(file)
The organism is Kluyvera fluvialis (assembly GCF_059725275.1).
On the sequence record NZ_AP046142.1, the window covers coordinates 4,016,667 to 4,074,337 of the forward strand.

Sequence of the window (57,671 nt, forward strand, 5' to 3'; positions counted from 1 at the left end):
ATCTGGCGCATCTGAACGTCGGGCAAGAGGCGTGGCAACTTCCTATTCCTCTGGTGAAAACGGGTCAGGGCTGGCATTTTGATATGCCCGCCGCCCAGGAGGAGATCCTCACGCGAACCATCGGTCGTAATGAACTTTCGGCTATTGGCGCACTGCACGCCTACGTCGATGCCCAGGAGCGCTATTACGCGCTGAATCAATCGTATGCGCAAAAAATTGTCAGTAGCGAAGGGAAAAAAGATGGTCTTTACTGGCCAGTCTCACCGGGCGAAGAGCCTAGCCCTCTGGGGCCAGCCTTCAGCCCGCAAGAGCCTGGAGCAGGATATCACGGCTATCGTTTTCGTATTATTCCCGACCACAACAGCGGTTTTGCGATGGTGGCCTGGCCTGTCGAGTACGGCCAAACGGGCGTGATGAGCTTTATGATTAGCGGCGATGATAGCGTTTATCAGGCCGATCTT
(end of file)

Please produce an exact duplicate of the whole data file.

The organism is Kluyvera fluvialis (assembly GCF_059725275.1).
On the sequence record NZ_AP046142.1, the window covers coordinates 4,016,667 to 4,074,337 of the forward strand.

Sequence of the window (57,671 nt, forward strand, 5' to 3'; positions counted from 1 at the left end):
ATCTGGCGCATCTGAACGTCGGGCAAGAGGCGTGGCAACTTCCTATTCCTCTGGTGAAAACGGGTCAGGGCTGGCATTTTGATATGCCCGCCGCCCAGGAGGAGATCCTCACGCGAACCATCGGTCGTAATGAACTTTCGGCTATTGGCGCACTGCACGCCTACGTCGATGCCCAGGAGCGCTATTACGCGCTGAATCAATCGTATGCGCAAAAAATTGTCAGTAGCGAAGGGAAAAAAGATGGTCTTTACTGGCCAGTCTCACCGGGCGAAGAGCCTAGCCCTCTGGGGCCAGCCTTCAGCCCGCAAGAGCCTGGAGCAGGATATCACGGCTATCGTTTTCGTATTATTCCCGACCACAACAGCGGTTTTGCGATGGTGGCCTGGCCTGTCGAGTACGGCCAAACGGGCGTGATGAGCTTTATGATTAGCGGCGATGATAGCGTTTATCAGGCCGATCTT